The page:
The per capita income of an Indian is $3,460 at purchasing power parity (PPP) value whereas the per capita values of GDP of the U.S. is $41,890, Norway $41,420, France $32,153 and the United Kingdom $33,238.

It cannot be denied that economic inter-dependence at the global level has come to stay. While the globalised economy has certainly added to the economic development of India in respect of national income at the macro level, the government has failed miserably to achieve its stated objective of alleviating poverty and backwardness through its new economic policy.

India has failed to impose strict restrictions on the area and extent of domination available to giant corporations, whether Indian or foreign. In many countries, there are significant market access restrictions on foreign investments in retail trade, on foreign equity ownership, on purchase or renting of real estate, on practices of service suppliers and on forming joint ventures with local suppliers.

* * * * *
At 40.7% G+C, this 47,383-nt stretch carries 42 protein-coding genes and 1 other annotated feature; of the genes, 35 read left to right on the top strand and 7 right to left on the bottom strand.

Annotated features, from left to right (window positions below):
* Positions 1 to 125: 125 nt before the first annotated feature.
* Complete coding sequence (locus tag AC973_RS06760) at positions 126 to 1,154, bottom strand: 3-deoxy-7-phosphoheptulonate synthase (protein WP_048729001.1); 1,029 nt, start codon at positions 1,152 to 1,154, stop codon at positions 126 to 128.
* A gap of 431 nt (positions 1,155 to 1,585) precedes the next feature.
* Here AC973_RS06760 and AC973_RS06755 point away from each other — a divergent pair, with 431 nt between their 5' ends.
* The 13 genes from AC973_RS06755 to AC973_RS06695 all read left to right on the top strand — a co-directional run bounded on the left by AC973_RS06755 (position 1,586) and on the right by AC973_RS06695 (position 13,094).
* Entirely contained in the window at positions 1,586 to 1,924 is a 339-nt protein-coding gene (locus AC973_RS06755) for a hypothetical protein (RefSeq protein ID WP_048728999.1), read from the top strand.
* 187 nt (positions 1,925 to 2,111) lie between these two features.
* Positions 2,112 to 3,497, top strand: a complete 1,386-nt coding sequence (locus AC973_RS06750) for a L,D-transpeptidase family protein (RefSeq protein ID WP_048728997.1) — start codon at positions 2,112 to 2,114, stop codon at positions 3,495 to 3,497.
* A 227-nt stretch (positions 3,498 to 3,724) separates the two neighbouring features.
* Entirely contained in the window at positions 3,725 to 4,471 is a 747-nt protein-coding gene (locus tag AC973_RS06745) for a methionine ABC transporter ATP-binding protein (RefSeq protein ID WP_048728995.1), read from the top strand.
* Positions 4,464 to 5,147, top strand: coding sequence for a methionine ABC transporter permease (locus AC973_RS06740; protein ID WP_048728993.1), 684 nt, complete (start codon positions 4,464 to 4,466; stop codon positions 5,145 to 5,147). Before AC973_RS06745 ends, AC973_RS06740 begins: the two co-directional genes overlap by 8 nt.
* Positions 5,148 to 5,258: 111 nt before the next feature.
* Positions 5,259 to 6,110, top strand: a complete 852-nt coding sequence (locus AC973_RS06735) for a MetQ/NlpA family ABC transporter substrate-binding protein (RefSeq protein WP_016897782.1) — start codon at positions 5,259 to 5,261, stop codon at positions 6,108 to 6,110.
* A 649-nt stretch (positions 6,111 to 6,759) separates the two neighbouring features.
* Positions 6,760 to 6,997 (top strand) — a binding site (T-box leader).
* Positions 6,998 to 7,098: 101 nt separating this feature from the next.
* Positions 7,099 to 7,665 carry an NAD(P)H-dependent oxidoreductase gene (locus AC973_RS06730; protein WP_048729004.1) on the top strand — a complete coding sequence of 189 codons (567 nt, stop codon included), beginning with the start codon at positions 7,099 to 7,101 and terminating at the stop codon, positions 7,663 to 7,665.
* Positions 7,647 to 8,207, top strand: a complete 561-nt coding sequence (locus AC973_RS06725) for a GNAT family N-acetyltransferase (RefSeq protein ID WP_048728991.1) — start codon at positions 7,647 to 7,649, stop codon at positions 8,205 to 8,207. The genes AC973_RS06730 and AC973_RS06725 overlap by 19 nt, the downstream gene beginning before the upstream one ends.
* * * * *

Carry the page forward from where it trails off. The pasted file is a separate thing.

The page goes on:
Whenever there is an application for setting up a supermarket store, the Ministry concerned in Japan first ascertain the possibilities from local authorities and find out the views of the local small-scale retailers. As a policy the Japanese government does not to allow foreign traders to deal with the sale of rice, prepared food, liquor, tobacco products and soft drinks that are normally available in small retail shops.

If there is an application for setting up a supermarket with a space of 300 square metre or more, the French government accords permission only after getting the approval of the local authorities and consulting the local traders.

In the U.S., the local authority impose restrictions while allowing a supermarket to establish a branch in its area. Wal-Mart, which has its headquarters in the U.S., was not allowed by the New York City to open even a single retail store in New York. New Yorkers objected to Wal-Mart on the grounds that it paid low wages and provided deplorable health benefits to its employees. Wal-Mart does not allow any union to be formed by its employees. In several counties and cities, the local authorities, by law and in some places by referendum, banned Wal-Mart from setting up its stores in areas under their control.